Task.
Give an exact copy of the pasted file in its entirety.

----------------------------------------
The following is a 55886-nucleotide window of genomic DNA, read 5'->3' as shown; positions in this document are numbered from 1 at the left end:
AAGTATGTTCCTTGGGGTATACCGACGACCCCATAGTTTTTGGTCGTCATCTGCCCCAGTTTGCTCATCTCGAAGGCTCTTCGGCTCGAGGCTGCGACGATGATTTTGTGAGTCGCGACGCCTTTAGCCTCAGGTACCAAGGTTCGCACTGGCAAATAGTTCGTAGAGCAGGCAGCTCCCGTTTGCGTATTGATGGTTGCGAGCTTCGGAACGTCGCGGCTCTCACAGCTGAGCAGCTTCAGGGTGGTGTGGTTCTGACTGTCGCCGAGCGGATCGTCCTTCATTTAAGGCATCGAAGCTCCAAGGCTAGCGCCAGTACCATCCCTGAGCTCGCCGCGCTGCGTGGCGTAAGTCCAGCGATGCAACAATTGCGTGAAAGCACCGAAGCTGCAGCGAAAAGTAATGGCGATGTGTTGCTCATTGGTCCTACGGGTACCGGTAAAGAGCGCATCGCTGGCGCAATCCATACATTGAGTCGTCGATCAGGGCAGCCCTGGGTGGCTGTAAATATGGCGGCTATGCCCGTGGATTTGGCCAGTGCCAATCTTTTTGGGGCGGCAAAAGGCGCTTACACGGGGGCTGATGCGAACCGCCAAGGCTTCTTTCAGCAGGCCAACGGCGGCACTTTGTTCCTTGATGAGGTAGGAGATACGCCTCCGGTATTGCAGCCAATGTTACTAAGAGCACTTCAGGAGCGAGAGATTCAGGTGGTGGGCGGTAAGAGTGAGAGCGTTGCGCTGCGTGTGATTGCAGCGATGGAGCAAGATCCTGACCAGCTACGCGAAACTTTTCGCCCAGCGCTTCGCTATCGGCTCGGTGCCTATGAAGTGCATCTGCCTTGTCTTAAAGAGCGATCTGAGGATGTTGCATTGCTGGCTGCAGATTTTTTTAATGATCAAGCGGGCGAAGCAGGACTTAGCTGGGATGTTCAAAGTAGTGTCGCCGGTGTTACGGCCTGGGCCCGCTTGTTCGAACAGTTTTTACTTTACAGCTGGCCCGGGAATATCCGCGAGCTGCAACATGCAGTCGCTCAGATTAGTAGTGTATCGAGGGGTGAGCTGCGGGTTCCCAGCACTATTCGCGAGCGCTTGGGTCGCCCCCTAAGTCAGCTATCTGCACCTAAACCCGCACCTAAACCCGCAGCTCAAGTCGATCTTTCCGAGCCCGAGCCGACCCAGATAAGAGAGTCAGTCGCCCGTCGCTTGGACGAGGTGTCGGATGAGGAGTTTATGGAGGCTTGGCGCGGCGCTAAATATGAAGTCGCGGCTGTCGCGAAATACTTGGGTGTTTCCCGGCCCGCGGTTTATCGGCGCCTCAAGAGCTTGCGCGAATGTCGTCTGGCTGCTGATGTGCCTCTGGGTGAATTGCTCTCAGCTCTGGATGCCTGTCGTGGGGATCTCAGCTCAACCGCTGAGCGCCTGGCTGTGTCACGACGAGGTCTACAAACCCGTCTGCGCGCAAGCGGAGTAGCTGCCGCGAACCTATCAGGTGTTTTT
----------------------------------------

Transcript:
The following is a 55886-nucleotide window of genomic DNA, read 5'->3' as shown; positions in this document are numbered from 1 at the left end:
AAGTATGTTCCTTGGGGTATACCGACGACCCCATAGTTTTTGGTCGTCATCTGCCCCAGTTTGCTCATCTCGAAGGCTCTTCGGCTCGAGGCTGCGACGATGATTTTGTGAGTCGCGACGCCTTTAGCCTCAGGTACCAAGGTTCGCACTGGCAAATAGTTCGTAGAGCAGGCAGCTCCCGTTTGCGTATTGATGGTTGCGAGCTTCGGAACGTCGCGGCTCTCACAGCTGAGCAGCTTCAGGGTGGTGTGGTTCTGACTGTCGCCGAGCGGATCGTCCTTCATTTAAGGCATCGAAGCTCCAAGGCTAGCGCCAGTACCATCCCTGAGCTCGCCGCGCTGCGTGGCGTAAGTCCAGCGATGCAACAATTGCGTGAAAGCACCGAAGCTGCAGCGAAAAGTAATGGCGATGTGTTGCTCATTGGTCCTACGGGTACCGGTAAAGAGCGCATCGCTGGCGCAATCCATACATTGAGTCGTCGATCAGGGCAGCCCTGGGTGGCTGTAAATATGGCGGCTATGCCCGTGGATTTGGCCAGTGCCAATCTTTTTGGGGCGGCAAAAGGCGCTTACACGGGGGCTGATGCGAACCGCCAAGGCTTCTTTCAGCAGGCCAACGGCGGCACTTTGTTCCTTGATGAGGTAGGAGATACGCCTCCGGTATTGCAGCCAATGTTACTAAGAGCACTTCAGGAGCGAGAGATTCAGGTGGTGGGCGGTAAGAGTGAGAGCGTTGCGCTGCGTGTGATTGCAGCGATGGAGCAAGATCCTGACCAGCTACGCGAAACTTTTCGCCCAGCGCTTCGCTATCGGCTCGGTGCCTATGAAGTGCATCTGCCTTGTCTTAAAGAGCGATCTGAGGATGTTGCATTGCTGGCTGCAGATTTTTTTAATGATCAAGCGGGCGAAGCAGGACTTAGCTGGGATGTTCAAAGTAGTGTCGCCGGTGTTACGGCCTGGGCCCGCTTGTTCGAACAGTTTTTACTTTACAGCTGGCCCGGGAATATCCGCGAGCTGCAACATGCAGTCGCTCAGATTAGTAGTGTATCGAGGGGTGAGCTGCGGGTTCCCAGCACTATTCGCGAGCGCTTGGGTCGCCCCCTAAGTCAGCTATCTGCACCTAAACCCGCACCTAAACCCGCAGCTCAAGTCGATCTTTCCGAGCCCGAGCCGACCCAGATAAGAGAGTCAGTCGCCCGTCGCTTGGACGAGGTGTCGGATGAGGAGTTTATGGAGGCTTGGCGCGGCGCTAAATATGAAGTCGCGGCTGTCGCGAAATACTTGGGTGTTTCCCGGCCCGCGGTTTATCGGCGCCTCAAGAGCTTGCGCGAATGTCGTCTGGCTGCTGATGTGCCTCTGGGTGAATTGCTCTCAGCTCTGGATGCCTGTCGTGGGGATCTCAGCTCAACCGCTGAGCGCCTGGCTGTGTCACGACGAGGTCTACAAACCCGTCTGCGCGCAAGCGGAGTAGCTGCCGCGAACCTATCAGGTGTTTTT